Polis To Industry: Initiative 97 Too Extreme, ‘Would All But Ban Fracking In Colorado’
Congressman Jared Polis declared that a proposed oil and gas setback that could appear on Colorado’s November ballot represented a near-ban on hydraulic fracturing in the state and clarified his opposition to the measure Wednesday at an oil and gas industry luncheon in Denver.
Both gubernatorial candidates, Republican State Treasurer Walker Stapleton and Polis, spoke separately before a standing-room only crowd at the Colorado Oil and Gas Association’s Energy Summit at the Colorado Convention Center.
“This divisiveness, frankly, is even on the ballot,” Polis said, describing the current political environment. “I want to be very clear today where I stand on this, as I said during the Democratic primary. I oppose Initiative 97,” Polis said, adding that he also opposes Initiative 108, a measure that provides for compensation for government takings.
“Both are simply the wrong solutions for Colorado,” Polis continued.
“Initiative 97 would all but ban fracking in Colorado, a position I never supported no matter how much Walker Stapleton may wish I had,” Polis quipped.
Meanwhile Stapleton pulled no punches, going after his Democratic opponent who previously supported expanding the state’s setbacks as recently as 2014.
“I’ve opposed an energy ban disguised as Initiative 97,” Stapleton said. He then recounted Polis’ previous financial support of a 2,000-foot setback measure in 2014, which Polis pulled at the 11th hour in a deal with Gov. John Hickenlooper to create a blue-ribbon commission.
“Ask most operators, they will tell you the difference is negligible, but the result is the same—the energy industry being driven out of Colorado,” he continued, comparing the 2014 proposal’s setback to Initiative 97’s larger distance, 2,500-feet, and criticized the Colorado Democratic Party’s decision to back the measure. He called it a “jobs-killing measure, plain and simple.”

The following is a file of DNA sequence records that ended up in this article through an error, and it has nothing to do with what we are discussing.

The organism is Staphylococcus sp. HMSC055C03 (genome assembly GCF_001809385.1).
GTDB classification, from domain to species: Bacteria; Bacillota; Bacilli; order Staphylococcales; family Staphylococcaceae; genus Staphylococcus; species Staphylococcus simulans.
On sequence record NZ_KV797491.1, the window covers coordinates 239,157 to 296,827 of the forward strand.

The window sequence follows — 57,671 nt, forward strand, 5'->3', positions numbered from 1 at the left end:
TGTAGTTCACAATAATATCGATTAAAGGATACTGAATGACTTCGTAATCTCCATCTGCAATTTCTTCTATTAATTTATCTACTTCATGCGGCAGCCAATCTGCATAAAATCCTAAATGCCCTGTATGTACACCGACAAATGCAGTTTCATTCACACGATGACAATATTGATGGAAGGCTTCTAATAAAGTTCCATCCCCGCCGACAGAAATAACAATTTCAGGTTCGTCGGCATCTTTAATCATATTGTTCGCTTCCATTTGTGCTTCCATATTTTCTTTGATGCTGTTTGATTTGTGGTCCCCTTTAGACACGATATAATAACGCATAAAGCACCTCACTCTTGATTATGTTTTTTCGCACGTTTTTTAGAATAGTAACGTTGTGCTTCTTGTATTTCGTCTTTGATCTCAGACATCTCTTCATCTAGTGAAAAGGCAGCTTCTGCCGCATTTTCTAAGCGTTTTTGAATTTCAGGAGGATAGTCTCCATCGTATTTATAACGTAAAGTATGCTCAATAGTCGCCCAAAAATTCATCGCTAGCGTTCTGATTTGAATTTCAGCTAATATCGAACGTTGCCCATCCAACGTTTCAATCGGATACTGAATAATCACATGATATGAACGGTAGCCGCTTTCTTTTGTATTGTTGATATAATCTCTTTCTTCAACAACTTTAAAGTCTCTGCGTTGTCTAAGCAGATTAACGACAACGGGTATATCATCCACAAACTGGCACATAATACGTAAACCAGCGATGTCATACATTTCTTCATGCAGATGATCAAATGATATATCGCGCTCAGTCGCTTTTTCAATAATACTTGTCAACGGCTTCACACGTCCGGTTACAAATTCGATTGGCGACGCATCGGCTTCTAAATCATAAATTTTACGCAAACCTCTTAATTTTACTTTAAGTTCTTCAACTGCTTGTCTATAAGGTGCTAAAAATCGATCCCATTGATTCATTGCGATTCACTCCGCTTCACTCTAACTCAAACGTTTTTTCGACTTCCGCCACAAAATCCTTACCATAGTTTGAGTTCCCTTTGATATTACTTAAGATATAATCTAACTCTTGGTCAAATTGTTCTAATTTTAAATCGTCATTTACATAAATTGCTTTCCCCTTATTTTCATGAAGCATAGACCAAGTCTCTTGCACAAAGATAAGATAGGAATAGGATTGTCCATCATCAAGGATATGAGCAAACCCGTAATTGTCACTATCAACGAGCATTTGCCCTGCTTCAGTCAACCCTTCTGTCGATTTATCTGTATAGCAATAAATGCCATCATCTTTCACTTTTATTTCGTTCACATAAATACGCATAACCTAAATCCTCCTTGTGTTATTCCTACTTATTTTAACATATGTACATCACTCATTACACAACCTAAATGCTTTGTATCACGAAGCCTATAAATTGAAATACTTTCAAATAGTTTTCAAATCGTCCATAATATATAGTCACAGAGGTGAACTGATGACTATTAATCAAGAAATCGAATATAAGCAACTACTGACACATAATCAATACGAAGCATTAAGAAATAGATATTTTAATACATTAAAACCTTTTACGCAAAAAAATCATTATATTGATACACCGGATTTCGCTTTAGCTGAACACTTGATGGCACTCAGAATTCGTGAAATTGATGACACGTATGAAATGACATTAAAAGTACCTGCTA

Polis’ restatement of opposition makes him the latest top-ranked Democrat in the state to publicly declare against Initiative 97, joining Hickenlooper and former Obama Interior Secretary and Colorado Attorney General Ken Salazar. Salazar called the measure “fundamentally unconstitutional” last month.
The Colorado Oil & Gas Conservation Commission released a study in July that said the measure would put more than 85 percent of the state’s non-federal land off-limits to new oil and gas development.
“Colorado’s economy today is the envy of the nation. If we want to keep it that way, we can’t ignore the role that the oil and gas industry has played in our growth,” Polis said, “or the significant wages and tax revenues that the oil and gas industry creates in our state.” However, he said, Colorado should not ignore the “conflicts between homeowners and operators, between surface rights and mineral rights, between state government and local government.”
“When oil and gas workers providing for their families say they’re afraid that new regulations will cost them jobs, the response can’t be indifference,” Polis said. The response to environmental groups can’t be claims of “overregulation” either, he continued.
Regarding setbacks, Polis said he would pursue a bipartisan approach for stronger measures for “when the landowner and operator can’t reach a surface use agreement.” Setbacks from schools should include property lines and outdoor areas, not just classrooms, Polis said.
“We also need to provide certainty around local control in Colorado,” he said, saying that disagreements result in a “flood of costly litigation, and that’s bad for all sides.”
“It’s bad for consumers, it’s bad for homeowners, it’s bad for local governments, and it’s bad for the energy industry,” Polis said. He pointed to litigation over hydraulic fracturing and a lack of clarity at the local level that he believed contributes to the drive for litigation.
As recently as Sunday, Polis was asked by supporters to clarify where he stood on setbacks at a campaign rally hosted by Indivisible Colorado, a progressive group launched in the wake of the 2016 election.